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    As the trainer of mare in question, her name is RFP River Of Time, or barn name "Wynonna". Wy is a 16 year old first time broodmare. She is one of only 2 mares in the ASPC history that has won the Modern Mare Grand Championship at the Congress. Wy is a 4 time Congress Grand Champion, 5 time Liberty champion, many time youth & amateur halter champion & driving champion. The stallion that is also in question is RFP Timed To Perfection, or barn name "Beaver". Beaver did win the Modern Under Harness Stake. Beaver is ASPC/AMHR registered, but he's not the only one out of this bloodline that is. A full blooded brother, RFP 6/8 Time is as well. Also, these are not the only Congress Champions out of this line. RFP 6/8 Time is a 3 time Harness Stake Champion, RFP It's About Time is a Harness Stake Champion & Modern Mare Grand Champion, RFP River Of Time is a 4 time Modern Mare Grand Champion, RFP The Time Has Come is a 2 time Gelding Grand Champion, & now RFP Timed To Perfection is a Harness Stake Champion. These are all full blooded siblings. The Roberts Family have produced many other Congress grand & stakes champions. If anybody has any questions about breeding to Beaver, (as he is open for next year), or buying a great new show horse from this outstanding farm, contact me & I'll see what they have for you.
     
  7. Aug 10, 2010 #47

    TomEHawk

    TomEHawk

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    WOW! I just went back and read a few more post. I have to tell you, for those that believe that Shetlands or moderns in particular are hot headed really needed to watch the classic open hunter in hand class when my son showed our 12 year old breeding stallion and former Congress Grand Champion Modern stallion, D&S Tom E. Hawk, without any problems. As we were standing in the warm up area, my wife, son & I all received comments on how calm and relaxed an old breeding stallion was behaving. If there is any more questions on how these ponies are hot headed, you are welcome to come watch as my son drive RFP Timed To Perfection who is a stallion and has bred mares. Not only has my son shown and won with many moderns in halter & performance classes, many other families have had children showing moderns for many years. I'm pretty sure that if you'd tell Dr. Tom Taylor or Abbie Smith of Taylor Pony Farm about moderns or Shetlands in general being hot headed, you might get an ear full. Some bloodline might be a little hotter than others and some ponies might be trained to be a little hotter than others, but this can be said of some miniatures as well. I don't hear about the miniatures being hot headed. As a breed, the Shetlands are easily work able and are very eager to please. I can that the RFP bred ponies are among the easiest and most owner pleasing ponies I've ever had the opportunity to work with.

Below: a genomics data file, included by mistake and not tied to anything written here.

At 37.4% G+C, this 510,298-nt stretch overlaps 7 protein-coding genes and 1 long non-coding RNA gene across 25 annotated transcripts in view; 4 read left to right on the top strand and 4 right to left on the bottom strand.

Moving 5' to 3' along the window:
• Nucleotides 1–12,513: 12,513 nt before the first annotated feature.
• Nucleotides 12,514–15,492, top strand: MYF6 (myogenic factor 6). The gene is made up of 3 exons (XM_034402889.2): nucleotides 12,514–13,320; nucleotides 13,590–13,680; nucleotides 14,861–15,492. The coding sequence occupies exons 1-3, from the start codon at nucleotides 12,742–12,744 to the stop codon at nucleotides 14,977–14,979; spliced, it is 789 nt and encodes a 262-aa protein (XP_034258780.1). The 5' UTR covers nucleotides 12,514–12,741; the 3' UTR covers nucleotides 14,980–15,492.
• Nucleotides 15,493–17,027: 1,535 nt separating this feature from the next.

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  8. Aug 10, 2010 #48

    muffntuf

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    I too am astounded at the picture you painted in regards to the pony being blind folded, shackled, and rocks used to animate the pony. I would feel bad for that pony. I don't know of anyone in my showing circle, including Congress that would go to such measures to animate a pony.

    I have everything from Classics to American Show Ponies and none of them are hot like you describe. They are all willing to please, work hard and try to show their best for me at all shows, without aids like you describe.

    SO whomever you are describing as doing this, I wonder if they knew what they were doing, really.
     
  9. Aug 10, 2010 #49

    ahrobertspony

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    Absolutely .... You'll see Modern exhibitors hoop and hollar w/ their ponies. The ponies respond to that. You'll also see us exhibitors shout "heads up" on the shoot into the ring because once the pony is in the "zone", you lose something if you have to stop and start again because someone mistakenly wonders out in front of you. I saw it the first day at Congress this year with the Futurity driving classes intermixed w/ halter classes. Non-driving people were standing too close to the shoot waiting for their next halter class and you could tell by the look on some's faces that they had no clue what the term "heads up" meant. It's not about the pony freaking out ... it's about getting the pony into the ring with its game face still on rather than having been distracted by someone standing around in the way ... exactly like they were doing at Congress this year the first day. Luckily, they bystanders caught on pretty quickly.